• requests the Secretariat to develop closer consultative relationships with financial institutions, other environmental funding organizations and other institutions, with a view to mobilizing resources for the implementation of the Convention;
  • urges the Secretariat to continue valuable collaboration with the IOPs in the context of Joint Work Plans; and
  • encourages the Secretariat to collaborate with the secretariats of other biodiversity-related MEAs in order to improve the streamlining of reporting.

TOURISM, RECREATION AND WETLANDS: This item (COP11 DR.7) was introduced in plenary on Monday, and a revised draft resolution (COP11 DR.7 Rev.2) was adopted on Friday. Delegates initially discussed and proposed references to: recreation; the Rio+20 outcome document; indigenous peoples; public-private partnerships; social and cultural values; local community involvement; fair and equitable sharing of benefits; conservation and management of ecosystems; guidelines and definitions for sustainable tourism from the CBD; promoting jobs and livelihoods; and more. The revised resolution was adopted with minor textual amendments.

Final Resolution: In the final resolution (COP11 DR.7 Rev.2), the COP encourages, inter alia:

  • improved integration and recognition of wetland values and wetland wise use approaches into tourism and recreation policies and planning, including national tourism strategies;
  • closer collaboration between the tourism and wetland conservation and wise use sectors;
  • development of technical tools for managing recreational issues in wetlands;
  • support for the participation of indigenous peoples, local communities and public-private partnerships in tourism;
  • social inclusion and equitable sharing of the benefits of tourism; and
  • sharing of best practices in sustainable tourism within and around wetlands.

The resolution contains two annexes: Annex 1, containing tourism-related definitions and concepts; and Annex 2, reviewing issues for stakeholders to address.

STREAMLINING PROCEDURES FOR DESCRIBING RAMSAR SITES AT THE TIME OF DESIGNATION AND SUBSEQUENT UPDATES: This issue (COP DR.8 and Annexes 1 and 2, and Doc.22) was first considered on Tuesday, and was considered twice in plenary. The resolution was adopted on Friday.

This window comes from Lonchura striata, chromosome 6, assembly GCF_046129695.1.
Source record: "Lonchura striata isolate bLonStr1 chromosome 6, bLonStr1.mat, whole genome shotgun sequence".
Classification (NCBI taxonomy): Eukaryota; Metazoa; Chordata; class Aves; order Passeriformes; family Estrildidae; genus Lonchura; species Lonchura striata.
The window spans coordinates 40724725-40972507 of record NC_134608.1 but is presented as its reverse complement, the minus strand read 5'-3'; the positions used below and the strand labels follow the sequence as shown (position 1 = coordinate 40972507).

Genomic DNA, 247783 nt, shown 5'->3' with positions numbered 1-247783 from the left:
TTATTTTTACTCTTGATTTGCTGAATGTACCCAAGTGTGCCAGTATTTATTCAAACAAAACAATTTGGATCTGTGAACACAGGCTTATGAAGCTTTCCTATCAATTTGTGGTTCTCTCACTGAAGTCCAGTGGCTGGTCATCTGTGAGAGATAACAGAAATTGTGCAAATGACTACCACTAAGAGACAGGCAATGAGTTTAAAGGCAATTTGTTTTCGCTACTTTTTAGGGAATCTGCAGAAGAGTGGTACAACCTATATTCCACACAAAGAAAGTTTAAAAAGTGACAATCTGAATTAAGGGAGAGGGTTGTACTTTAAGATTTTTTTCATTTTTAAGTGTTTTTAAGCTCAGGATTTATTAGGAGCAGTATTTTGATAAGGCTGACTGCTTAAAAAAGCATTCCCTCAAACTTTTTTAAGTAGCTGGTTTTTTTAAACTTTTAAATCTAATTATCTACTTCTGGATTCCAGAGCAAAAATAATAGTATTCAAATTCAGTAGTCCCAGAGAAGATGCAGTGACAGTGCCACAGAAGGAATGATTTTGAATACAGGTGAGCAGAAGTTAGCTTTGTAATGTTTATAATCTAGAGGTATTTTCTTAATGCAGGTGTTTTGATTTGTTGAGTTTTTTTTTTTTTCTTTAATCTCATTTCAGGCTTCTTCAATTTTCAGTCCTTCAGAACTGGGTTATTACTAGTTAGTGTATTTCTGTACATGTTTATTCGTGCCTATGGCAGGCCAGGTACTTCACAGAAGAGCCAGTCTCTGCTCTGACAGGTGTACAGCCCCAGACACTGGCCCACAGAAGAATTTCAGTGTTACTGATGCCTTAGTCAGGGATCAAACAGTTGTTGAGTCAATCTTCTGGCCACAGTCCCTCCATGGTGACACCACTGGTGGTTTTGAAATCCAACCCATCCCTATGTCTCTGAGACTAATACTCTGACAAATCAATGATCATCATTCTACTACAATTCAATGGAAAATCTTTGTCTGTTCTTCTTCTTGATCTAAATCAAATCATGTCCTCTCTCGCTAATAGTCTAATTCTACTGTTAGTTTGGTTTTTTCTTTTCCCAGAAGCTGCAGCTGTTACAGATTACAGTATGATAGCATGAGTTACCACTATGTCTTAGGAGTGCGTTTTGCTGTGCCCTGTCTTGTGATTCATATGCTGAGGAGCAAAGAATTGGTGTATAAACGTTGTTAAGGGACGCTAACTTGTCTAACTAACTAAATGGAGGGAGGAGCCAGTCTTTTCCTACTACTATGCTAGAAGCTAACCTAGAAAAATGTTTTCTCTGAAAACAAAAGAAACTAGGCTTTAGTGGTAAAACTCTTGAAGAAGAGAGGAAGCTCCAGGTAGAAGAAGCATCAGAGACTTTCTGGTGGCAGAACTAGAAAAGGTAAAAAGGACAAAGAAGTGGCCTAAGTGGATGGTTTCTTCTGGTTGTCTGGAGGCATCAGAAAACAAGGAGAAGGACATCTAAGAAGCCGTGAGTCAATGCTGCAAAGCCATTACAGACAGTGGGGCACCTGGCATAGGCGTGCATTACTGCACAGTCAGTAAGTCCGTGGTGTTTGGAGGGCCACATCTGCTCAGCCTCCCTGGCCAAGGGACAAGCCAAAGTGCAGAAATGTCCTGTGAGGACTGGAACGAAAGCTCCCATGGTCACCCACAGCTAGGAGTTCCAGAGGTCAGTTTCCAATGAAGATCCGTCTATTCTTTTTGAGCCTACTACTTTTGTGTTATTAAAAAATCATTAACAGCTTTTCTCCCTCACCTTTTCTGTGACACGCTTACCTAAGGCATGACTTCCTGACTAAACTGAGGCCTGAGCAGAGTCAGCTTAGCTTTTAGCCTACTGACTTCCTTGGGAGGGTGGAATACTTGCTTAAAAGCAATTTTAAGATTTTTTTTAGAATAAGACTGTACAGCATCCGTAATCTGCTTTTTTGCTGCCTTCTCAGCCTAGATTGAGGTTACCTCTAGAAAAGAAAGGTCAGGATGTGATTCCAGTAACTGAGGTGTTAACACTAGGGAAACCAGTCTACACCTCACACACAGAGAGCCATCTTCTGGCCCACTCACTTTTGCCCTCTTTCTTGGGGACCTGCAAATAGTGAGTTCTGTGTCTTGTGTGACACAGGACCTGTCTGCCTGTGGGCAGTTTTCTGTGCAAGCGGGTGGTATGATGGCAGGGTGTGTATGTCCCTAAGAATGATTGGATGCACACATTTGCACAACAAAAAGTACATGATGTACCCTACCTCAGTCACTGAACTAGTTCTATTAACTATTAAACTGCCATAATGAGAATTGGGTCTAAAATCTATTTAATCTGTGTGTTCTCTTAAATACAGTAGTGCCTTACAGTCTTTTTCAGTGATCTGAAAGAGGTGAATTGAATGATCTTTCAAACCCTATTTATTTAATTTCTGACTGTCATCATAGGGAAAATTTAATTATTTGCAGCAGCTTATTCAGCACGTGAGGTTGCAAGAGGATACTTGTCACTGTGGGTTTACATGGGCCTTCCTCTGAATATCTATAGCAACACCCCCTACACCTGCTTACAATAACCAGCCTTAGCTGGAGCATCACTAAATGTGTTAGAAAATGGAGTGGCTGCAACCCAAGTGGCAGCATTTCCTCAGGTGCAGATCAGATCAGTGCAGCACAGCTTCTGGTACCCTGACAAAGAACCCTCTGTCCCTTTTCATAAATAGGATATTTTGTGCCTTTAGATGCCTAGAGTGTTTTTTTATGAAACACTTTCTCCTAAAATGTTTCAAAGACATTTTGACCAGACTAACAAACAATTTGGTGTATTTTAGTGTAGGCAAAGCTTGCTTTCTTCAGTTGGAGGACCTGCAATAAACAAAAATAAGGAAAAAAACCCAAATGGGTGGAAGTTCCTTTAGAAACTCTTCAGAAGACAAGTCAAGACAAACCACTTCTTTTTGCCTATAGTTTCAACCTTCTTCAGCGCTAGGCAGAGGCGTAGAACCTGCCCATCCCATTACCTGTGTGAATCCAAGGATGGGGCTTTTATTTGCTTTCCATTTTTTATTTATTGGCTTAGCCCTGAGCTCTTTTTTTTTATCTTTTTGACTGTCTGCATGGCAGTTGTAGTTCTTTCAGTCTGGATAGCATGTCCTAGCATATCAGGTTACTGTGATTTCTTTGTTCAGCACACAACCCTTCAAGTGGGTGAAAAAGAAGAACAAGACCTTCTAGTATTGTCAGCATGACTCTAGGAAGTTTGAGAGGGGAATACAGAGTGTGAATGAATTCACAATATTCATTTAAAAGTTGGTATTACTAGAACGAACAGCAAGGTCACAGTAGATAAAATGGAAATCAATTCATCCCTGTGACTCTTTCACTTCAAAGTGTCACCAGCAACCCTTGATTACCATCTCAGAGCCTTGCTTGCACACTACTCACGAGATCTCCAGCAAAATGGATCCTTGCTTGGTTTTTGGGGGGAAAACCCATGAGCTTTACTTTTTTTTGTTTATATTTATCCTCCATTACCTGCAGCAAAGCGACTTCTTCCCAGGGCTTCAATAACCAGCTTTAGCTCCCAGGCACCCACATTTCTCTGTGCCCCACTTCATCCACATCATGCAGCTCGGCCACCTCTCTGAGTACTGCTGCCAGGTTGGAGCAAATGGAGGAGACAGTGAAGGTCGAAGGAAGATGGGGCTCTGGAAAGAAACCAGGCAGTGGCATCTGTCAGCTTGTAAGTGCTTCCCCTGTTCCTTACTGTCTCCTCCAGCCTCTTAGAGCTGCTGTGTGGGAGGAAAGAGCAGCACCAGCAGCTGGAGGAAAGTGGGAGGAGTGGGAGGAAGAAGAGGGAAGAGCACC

During the initial discussions, the Russian Federation requested extending the deadline for adoption of the new RIS format to January 2015. Uganda suggested mandating the STRP and the Secretariat to work on definition of wetlands boundaries. Turkey requested deletion of reference to Resolution VII.19 (Guidelines for International Cooperation under the Ramsar Convention). Panama, supported by Peru, suggested including social data, indicators and monitoring. Cyprus, for EU Member States at COP 11 and Croatia, proposed mandating the STRP and the Secretariat to resolve the lack of digital boundaries. The revised resolution was adopted with minor amendments.

Final Resolution: In the final resolution (COP11 DR.8 Rev.1 and Annexes 1 Rev.1, and 2 Rev.1), the COP, inter alia:

  • adopts the “RIS – 2012” revision as annexed to the resolution;
  • adopts the “Strategic Framework and guidelines for the future development of the List of Wetlands of International Importance of the Convention on Wetlands – 2012” revision as annexed to the resolution;
  • agrees that this “RIS – 2012” revision format and its accompanying “Strategic Framework – 2012” revision will formally enter into use in January 2015;
  • instructs the Secretariat to upgrade the Ramsar Sites Database to allow on-line electronic submissions of RIS;
  • requests the Secretariat to work with other organizations to ensure that Ramsar site status data are fully integrated into other appropriate databases, international processes and assessments;